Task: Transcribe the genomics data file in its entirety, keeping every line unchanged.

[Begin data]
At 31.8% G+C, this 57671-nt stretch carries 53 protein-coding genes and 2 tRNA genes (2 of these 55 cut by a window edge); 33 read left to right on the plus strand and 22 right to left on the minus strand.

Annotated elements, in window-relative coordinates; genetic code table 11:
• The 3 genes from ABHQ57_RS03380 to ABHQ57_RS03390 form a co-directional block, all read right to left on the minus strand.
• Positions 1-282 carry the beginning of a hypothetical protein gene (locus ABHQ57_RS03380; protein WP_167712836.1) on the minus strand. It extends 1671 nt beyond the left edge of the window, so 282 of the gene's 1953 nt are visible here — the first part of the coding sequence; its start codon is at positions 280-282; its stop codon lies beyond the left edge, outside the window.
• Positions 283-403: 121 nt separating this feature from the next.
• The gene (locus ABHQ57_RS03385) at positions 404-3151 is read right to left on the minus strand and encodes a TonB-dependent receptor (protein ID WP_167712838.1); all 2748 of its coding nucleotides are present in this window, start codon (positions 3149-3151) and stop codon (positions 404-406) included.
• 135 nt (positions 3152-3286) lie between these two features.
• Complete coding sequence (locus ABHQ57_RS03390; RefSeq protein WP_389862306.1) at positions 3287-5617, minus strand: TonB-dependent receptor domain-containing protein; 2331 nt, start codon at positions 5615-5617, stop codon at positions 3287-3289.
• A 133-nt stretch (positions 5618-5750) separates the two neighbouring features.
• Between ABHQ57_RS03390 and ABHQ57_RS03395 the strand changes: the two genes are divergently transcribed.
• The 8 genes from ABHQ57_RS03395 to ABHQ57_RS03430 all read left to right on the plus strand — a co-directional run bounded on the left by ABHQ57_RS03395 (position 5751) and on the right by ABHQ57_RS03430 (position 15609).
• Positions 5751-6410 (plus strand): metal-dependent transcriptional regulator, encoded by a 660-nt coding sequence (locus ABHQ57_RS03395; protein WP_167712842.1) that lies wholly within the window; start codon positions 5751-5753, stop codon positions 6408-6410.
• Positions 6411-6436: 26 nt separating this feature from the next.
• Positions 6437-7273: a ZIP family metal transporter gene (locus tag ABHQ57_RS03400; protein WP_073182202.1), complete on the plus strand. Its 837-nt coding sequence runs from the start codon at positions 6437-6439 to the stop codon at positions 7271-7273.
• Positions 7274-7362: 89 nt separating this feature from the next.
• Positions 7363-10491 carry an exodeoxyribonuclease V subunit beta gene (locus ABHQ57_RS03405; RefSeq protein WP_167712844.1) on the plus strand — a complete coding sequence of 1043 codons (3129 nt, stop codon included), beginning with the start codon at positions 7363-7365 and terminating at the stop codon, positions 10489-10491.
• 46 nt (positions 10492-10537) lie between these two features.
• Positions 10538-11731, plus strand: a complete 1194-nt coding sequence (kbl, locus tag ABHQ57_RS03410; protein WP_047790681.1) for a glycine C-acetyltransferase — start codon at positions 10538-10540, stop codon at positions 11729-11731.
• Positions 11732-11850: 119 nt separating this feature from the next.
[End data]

At 31.8% G+C, this 57671-nt stretch carries 53 protein-coding genes and 2 tRNA genes (2 of these 55 cut by a window edge); 33 read left to right on the plus strand and 22 right to left on the minus strand.

Annotated elements, in window-relative coordinates; genetic code table 11:
• The 3 genes from ABHQ57_RS03380 to ABHQ57_RS03390 form a co-directional block, all read right to left on the minus strand.
• Positions 1-282 carry the beginning of a hypothetical protein gene (locus ABHQ57_RS03380; protein WP_167712836.1) on the minus strand. It extends 1671 nt beyond the left edge of the window, so 282 of the gene's 1953 nt are visible here — the first part of the coding sequence; its start codon is at positions 280-282; its stop codon lies beyond the left edge, outside the window.
• Positions 283-403: 121 nt separating this feature from the next.
• The gene (locus ABHQ57_RS03385) at positions 404-3151 is read right to left on the minus strand and encodes a TonB-dependent receptor (protein ID WP_167712838.1); all 2748 of its coding nucleotides are present in this window, start codon (positions 3149-3151) and stop codon (positions 404-406) included.
• 135 nt (positions 3152-3286) lie between these two features.
• Complete coding sequence (locus ABHQ57_RS03390; RefSeq protein WP_389862306.1) at positions 3287-5617, minus strand: TonB-dependent receptor domain-containing protein; 2331 nt, start codon at positions 5615-5617, stop codon at positions 3287-3289.
• A 133-nt stretch (positions 5618-5750) separates the two neighbouring features.
• Between ABHQ57_RS03390 and ABHQ57_RS03395 the strand changes: the two genes are divergently transcribed.
• The 8 genes from ABHQ57_RS03395 to ABHQ57_RS03430 all read left to right on the plus strand — a co-directional run bounded on the left by ABHQ57_RS03395 (position 5751) and on the right by ABHQ57_RS03430 (position 15609).
• Positions 5751-6410 (plus strand): metal-dependent transcriptional regulator, encoded by a 660-nt coding sequence (locus ABHQ57_RS03395; protein WP_167712842.1) that lies wholly within the window; start codon positions 5751-5753, stop codon positions 6408-6410.
• Positions 6411-6436: 26 nt separating this feature from the next.
• Positions 6437-7273: a ZIP family metal transporter gene (locus tag ABHQ57_RS03400; protein WP_073182202.1), complete on the plus strand. Its 837-nt coding sequence runs from the start codon at positions 6437-6439 to the stop codon at positions 7271-7273.
• Positions 7274-7362: 89 nt separating this feature from the next.
• Positions 7363-10491 carry an exodeoxyribonuclease V subunit beta gene (locus ABHQ57_RS03405; RefSeq protein WP_167712844.1) on the plus strand — a complete coding sequence of 1043 codons (3129 nt, stop codon included), beginning with the start codon at positions 7363-7365 and terminating at the stop codon, positions 10489-10491.
• 46 nt (positions 10492-10537) lie between these two features.
• Positions 10538-11731, plus strand: a complete 1194-nt coding sequence (kbl, locus tag ABHQ57_RS03410; protein WP_047790681.1) for a glycine C-acetyltransferase — start codon at positions 10538-10540, stop codon at positions 11729-11731.
• Positions 11732-11850: 119 nt separating this feature from the next.